Tutorial: Swift Type Erasure Explained

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by The Captain

May 7, 2024
Tutorial: Swift Type Erasure

Swift Type Erasure: A Tutorial

When working with protocols and generics in Swift, you may encounter situations where you need to hide the underlying type of an object or enforce a specific type constraint. This is where Swift's type erasure feature comes in handy. Type erasure allows you to define a concrete type that hides the details of another type, making it easier to work with protocols and generic types in a more flexible and reusable way.

Using Type Erasure

One common use case for type erasure is when you want to work with protocols that have associated types. By using type erasure, you can create a concrete type that conforms to the protocol without needing to specify the associated type. This makes it easier to work with heterogeneous collections of objects that conform to the same protocol.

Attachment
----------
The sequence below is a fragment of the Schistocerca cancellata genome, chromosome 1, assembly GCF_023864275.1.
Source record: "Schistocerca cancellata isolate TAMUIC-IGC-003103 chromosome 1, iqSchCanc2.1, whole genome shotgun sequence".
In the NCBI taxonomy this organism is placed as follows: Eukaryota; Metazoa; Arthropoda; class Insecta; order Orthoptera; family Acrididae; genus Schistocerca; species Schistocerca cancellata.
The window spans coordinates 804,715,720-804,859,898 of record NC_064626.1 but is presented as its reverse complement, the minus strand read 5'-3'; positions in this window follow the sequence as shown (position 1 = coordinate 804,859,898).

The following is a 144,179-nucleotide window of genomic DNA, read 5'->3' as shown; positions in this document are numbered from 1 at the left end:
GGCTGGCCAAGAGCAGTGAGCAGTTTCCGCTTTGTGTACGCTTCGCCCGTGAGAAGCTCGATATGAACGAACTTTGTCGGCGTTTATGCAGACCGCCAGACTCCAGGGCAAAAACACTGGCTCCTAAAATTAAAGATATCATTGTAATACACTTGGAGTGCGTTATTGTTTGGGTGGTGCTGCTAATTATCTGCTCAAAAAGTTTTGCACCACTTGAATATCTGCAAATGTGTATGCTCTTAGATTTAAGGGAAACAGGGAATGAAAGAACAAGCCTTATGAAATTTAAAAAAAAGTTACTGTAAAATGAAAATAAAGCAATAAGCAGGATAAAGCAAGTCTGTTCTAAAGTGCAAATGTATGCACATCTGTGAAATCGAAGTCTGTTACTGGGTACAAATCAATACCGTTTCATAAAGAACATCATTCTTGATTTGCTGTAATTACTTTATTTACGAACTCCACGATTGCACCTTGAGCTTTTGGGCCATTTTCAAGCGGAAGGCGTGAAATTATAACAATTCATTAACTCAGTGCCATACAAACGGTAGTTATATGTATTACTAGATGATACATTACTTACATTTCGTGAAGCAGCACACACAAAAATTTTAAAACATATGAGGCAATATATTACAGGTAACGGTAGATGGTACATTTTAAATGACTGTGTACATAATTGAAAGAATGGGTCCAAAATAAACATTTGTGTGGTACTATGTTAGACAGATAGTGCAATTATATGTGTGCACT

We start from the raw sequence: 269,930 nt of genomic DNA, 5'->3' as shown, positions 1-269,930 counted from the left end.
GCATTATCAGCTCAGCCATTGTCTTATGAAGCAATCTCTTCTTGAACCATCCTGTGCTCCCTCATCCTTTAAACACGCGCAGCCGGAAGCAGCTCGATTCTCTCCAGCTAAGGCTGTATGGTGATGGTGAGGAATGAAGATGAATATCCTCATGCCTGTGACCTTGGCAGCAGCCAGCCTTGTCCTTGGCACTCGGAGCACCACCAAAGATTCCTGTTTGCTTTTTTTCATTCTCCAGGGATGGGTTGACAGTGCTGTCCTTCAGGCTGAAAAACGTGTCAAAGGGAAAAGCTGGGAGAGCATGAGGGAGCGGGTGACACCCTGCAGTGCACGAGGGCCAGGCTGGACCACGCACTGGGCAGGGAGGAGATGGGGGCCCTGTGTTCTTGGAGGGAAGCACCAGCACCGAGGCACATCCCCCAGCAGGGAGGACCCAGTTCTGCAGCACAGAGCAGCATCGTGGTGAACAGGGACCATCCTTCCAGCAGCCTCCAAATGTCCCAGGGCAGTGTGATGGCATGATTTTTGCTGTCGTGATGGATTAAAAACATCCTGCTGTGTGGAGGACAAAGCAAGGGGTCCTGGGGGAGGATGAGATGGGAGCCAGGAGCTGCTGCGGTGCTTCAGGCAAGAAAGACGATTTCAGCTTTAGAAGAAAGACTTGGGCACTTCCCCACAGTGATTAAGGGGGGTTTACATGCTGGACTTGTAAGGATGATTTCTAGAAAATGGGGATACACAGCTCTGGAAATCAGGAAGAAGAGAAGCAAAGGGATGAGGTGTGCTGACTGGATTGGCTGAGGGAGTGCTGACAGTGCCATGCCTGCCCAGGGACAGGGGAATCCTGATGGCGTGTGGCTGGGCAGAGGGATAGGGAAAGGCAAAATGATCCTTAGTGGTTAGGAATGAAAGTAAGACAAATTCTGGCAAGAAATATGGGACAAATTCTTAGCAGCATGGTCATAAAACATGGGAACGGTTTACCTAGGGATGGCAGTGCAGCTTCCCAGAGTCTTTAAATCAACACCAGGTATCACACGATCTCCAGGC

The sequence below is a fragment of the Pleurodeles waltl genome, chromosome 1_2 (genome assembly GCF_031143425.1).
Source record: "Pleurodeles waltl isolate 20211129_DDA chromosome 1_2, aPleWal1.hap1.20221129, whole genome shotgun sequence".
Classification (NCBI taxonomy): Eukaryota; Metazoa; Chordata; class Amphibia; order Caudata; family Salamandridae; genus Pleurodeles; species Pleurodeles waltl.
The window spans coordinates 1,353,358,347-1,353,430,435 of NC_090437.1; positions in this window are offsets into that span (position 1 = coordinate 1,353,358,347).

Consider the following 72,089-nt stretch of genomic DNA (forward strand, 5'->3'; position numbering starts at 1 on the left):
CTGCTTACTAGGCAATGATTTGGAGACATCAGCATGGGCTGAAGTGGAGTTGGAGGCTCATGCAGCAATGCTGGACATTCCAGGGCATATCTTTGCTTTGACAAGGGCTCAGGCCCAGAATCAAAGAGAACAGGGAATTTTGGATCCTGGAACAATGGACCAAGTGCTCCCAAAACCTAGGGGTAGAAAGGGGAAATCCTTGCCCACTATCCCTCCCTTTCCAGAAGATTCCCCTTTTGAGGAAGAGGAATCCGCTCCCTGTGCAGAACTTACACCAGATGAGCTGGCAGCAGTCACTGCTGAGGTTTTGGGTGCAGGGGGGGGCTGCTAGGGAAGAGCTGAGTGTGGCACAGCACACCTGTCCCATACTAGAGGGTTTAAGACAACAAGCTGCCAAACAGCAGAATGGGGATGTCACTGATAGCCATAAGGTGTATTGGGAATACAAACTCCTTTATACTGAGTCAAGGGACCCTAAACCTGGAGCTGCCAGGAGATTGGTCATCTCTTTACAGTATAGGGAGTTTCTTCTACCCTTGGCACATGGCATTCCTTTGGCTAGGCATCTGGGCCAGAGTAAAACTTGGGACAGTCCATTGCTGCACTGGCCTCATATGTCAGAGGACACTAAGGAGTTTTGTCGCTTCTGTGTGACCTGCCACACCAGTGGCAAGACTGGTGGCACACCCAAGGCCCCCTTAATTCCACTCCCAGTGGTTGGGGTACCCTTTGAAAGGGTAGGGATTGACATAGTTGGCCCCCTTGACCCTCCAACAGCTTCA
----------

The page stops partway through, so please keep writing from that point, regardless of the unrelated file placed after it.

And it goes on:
protocol Printable {
    var description: String { get }

struct AnyPrintable: Printable {
    private let _description: () -> String

    init(_ base: T) {
        _description = { base.description }

    var description: String {
        return _description()

struct Person: Printable {
    var name: String

    var description: String {
        return "Person: \(name)"

let anyPerson = AnyPrintable(Person(name: "John Doe"))

Benefits of Type Erasure

Using type erasure in Swift can help you write more flexible and reusable code by abstracting away the underlying types of objects. This can be particularly useful when working with frameworks or APIs that rely heavily on protocols and generics. Type erasure simplifies the process of working with complex types and allows you to focus on the functionality of your code without getting bogged down in implementation details.


Swift's type erasure feature is a powerful tool for working with protocols and generics in a more flexible and reusable way. By using type erasure, you can create concrete types that hide the underlying type details, making your code more modular and easier to maintain. Experiment with type erasure in your own projects to see how it can improve the flexibility and readability of your Swift code.